November 7, 2002
Increasing Political Isolation for Jews
If all those statistics are true about Jews still being one of the most liberal voting blocs in the nation, why are they increasingly estranged from the American left?
Easy: The left, ranging from the anti-globalism fringes to the Congressional Black Caucus (CBC) to some segments of the mainstream liberal community, has adopted policies and perspectives that even many progressive Jews regard as offensive and dangerous.
Good causes have been rendered marginal by activists looking for easy-to-grasp heroes and villains; political correctness has turned Israel from a noble experiment into the ultimate example of vicious colonialism.
And a political culture that can't say no to extremists has turned the concept of civil rights on its head. It's no longer unusual to see activists peddling the "Protocols of the Elders of Zion" at anti-war and anti-globalism rallies -- and for organizers, for all their talk of human rights, to remain silent in the face of this overt anti-Semitism.
That's producing a kind of political disenfranchisement for Jewish voters who remain strongly liberal, but increasingly lack partners with whom to pursue those political interests.
The Congressional Black Caucus (CBC) is in sync with mainstream Jewish voters on a host of important domestic issues. But there is also no other group that is as tolerant of some of the most anti-Israel and
Many have been highly critical of Israel in recent years. That's no sin, since many American Jews and Israelis openly criticize Israeli policies.
But many of these lawmakers go further by giving legitimacy to those who criticize the very idea of Israel, and whose criticism veers off into outright anti-Semitism.
When a United Nations conference
on racism was hijacked by anti-Israel forces and turned into a lynch mob of open anti-Semitism, administration officials boycotted the conference -- but leading CBC members, including Rep. Cynthia McKinney (D-Ga.) demanded full U.S. participation.
When McKinney and Rep. Earl Hilliard (D-Ala.) lost their reelection bids, some CBC members complained about excessive Jewish influence in American democracy. McKinney's father, a defeated state legislator, was blunter: when asked about why she lost, he angrily spelled out the reason: "J-E-W-S."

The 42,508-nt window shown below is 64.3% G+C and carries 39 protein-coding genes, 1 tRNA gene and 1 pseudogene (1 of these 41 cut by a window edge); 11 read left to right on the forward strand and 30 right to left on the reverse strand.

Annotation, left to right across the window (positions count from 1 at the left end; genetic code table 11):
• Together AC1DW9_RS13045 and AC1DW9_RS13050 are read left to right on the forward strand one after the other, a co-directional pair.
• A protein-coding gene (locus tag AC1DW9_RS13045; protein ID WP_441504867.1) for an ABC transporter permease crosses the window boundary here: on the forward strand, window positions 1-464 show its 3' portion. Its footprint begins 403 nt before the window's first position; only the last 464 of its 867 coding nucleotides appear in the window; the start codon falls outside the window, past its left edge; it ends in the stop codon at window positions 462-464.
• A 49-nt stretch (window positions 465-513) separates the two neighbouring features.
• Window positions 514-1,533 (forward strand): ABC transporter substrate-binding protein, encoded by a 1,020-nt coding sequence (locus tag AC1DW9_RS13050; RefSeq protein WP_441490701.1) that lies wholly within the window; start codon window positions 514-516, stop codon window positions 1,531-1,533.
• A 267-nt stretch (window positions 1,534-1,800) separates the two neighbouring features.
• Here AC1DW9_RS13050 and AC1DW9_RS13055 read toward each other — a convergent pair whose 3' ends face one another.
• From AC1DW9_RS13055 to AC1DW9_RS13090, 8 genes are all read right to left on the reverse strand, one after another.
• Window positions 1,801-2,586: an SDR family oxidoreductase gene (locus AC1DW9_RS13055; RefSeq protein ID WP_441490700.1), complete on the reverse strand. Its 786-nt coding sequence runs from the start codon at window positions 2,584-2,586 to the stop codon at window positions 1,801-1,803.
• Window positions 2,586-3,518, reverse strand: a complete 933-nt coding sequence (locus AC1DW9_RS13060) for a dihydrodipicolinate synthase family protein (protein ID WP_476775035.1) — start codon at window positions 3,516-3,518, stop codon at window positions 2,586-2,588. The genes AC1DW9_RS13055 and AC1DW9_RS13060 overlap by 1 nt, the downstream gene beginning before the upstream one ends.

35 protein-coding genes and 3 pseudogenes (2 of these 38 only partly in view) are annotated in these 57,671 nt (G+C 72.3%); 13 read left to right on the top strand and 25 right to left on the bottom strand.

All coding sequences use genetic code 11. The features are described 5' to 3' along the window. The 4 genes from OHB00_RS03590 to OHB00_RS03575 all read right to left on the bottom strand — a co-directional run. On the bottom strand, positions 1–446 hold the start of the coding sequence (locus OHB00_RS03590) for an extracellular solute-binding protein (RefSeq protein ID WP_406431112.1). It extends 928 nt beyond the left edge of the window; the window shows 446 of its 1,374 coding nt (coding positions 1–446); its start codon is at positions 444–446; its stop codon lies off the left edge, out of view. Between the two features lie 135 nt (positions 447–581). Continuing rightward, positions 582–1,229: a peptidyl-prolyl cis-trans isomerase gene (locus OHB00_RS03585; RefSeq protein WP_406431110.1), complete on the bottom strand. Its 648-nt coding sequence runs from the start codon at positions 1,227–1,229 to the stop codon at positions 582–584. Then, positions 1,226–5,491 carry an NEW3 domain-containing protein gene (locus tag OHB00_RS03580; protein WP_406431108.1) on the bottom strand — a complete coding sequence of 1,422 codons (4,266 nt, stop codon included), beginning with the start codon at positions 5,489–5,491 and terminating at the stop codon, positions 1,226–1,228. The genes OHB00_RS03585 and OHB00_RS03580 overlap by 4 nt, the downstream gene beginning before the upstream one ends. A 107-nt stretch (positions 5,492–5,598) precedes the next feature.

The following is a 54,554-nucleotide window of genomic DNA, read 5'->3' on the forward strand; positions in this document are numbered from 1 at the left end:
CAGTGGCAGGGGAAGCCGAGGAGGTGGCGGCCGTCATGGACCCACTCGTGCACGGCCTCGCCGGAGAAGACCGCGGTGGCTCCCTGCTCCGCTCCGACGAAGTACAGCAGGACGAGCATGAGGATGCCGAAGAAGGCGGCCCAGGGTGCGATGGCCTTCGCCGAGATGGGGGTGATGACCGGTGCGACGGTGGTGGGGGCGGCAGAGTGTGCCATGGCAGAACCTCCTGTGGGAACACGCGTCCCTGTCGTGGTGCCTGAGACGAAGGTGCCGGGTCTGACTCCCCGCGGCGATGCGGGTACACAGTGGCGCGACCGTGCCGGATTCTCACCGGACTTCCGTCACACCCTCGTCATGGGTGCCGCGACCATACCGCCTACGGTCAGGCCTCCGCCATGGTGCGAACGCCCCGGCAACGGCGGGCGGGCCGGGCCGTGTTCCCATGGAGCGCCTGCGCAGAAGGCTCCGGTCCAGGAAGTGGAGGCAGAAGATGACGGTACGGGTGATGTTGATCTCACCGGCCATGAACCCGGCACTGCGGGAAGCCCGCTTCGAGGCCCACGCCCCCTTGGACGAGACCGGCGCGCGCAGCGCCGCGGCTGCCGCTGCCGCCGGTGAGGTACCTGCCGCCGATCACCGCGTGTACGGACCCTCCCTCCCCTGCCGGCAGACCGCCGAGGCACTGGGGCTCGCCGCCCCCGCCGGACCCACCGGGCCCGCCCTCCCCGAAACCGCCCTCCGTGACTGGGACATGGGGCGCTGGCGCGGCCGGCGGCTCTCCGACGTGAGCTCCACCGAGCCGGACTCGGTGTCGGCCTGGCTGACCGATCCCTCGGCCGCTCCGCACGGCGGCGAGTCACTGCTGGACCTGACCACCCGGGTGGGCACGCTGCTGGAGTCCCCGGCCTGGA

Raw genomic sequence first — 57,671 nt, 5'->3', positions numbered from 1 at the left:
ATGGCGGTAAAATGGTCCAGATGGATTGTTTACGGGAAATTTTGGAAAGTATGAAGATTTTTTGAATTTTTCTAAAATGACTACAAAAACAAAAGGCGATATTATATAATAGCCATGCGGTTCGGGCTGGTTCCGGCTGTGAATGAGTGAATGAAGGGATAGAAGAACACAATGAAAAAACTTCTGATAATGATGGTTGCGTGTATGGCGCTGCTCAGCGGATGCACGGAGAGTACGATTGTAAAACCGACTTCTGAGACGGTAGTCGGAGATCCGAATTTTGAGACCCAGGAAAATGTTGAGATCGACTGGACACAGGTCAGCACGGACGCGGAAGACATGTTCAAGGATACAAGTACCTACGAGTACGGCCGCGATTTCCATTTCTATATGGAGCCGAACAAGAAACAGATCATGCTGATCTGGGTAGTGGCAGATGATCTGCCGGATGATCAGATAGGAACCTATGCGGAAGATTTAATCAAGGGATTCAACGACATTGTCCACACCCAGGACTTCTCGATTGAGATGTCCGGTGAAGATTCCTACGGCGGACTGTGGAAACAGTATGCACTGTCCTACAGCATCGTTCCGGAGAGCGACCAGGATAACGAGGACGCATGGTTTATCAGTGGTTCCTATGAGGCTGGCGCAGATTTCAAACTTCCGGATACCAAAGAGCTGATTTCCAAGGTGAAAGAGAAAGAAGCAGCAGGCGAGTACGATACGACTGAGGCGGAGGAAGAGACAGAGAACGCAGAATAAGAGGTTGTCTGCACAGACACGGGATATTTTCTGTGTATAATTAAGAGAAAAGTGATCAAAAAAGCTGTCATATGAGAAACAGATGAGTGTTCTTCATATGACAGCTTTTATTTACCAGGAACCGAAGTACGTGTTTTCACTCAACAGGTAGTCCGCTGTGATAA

Overt expressions of racial intolerance are no longer acceptable in American life, but if the targets are Jews or Jewish influence, many who rally under the civil rights banner are surprisingly tolerant of intolerance.
Other CBC members have provided a Capitol Hill platform for Nation of Islam leader Louis Farrakhan. When Farrakhan returned from a recent Mideast "peace mission," it was CBC founder Rep. John Conyers (D-Mich.) who provided him a forum, as if he was a legitimate statesman, not a garden-variety bigot.
It's not just the CBC.
When anti-globalism, anti-International Monetary Fund forces come to Washington to demonstrate, a wide range of left-wing groups rally under a banner that also includes nutty anarchists and aggressive pro-Palestinian forces.
Collectively, they depict Israel as the last colonial power and the ultimate example of institutional human rights abuses, Yasser Arafat and Saddam Hussein as misunderstood freedom fighters, Zionism as inherently racist.
That same process is at work in the nascent anti-war movement focused on the expected U.S. strike against Iraq.
Many Jews probably share the aversion to a unilateral, preemptive U.S. strike, but don't expect to see lots of Jews joining anti-war demonstrations; the movement is already linked to the same pro-Palestinian, anti-Israeli forces that produced so much overt anti-Semitism at the U.N. racism conference.
Even Tikkun Magazine Editor Michael Lerner, in a letter to supporters, expressed concern about "vulgarity and anti-Semitism" in the new anti-war movement. The left just can't say no to groups, however extreme and however intolerant, as long as their intolerance is wrapped in the proper Third World, anti-colonialist argot.
Another example: the divestment campaign on American college campuses, which reached an absurdist crescendo with the recent divestment conference at the University of Michigan.
Many Israelis agree that their country has a human rights problem. But to say that Israel is in the same league as Sudan, Iraq, Iran, Syria or an endless list of others reflects a breathtaking lack of balance that looks more like political correctness run amok and a pathological hatred of Israel than compassion for victims.
Overwhelmingly, the left chooses to ignore genocide by Third World countries, while relentlessly criticizing Israel for an occupation most recent governments have tried to end.
The result: Jews who remain liberal, which means a majority are becoming politically isolated.
Their views on a host of domestic issues remain progressive and they continue to be turned off, not only by the Republican Party's positions on those issues, but by the iron grip of the religious right on the GOP.
But increasingly, they feel uncomfortable in coalitions with groups that tolerate or even encourage the viscerally anti-Israel, Third World rhetoric and misguidedly accepts anti-Semitism in the name of human rights.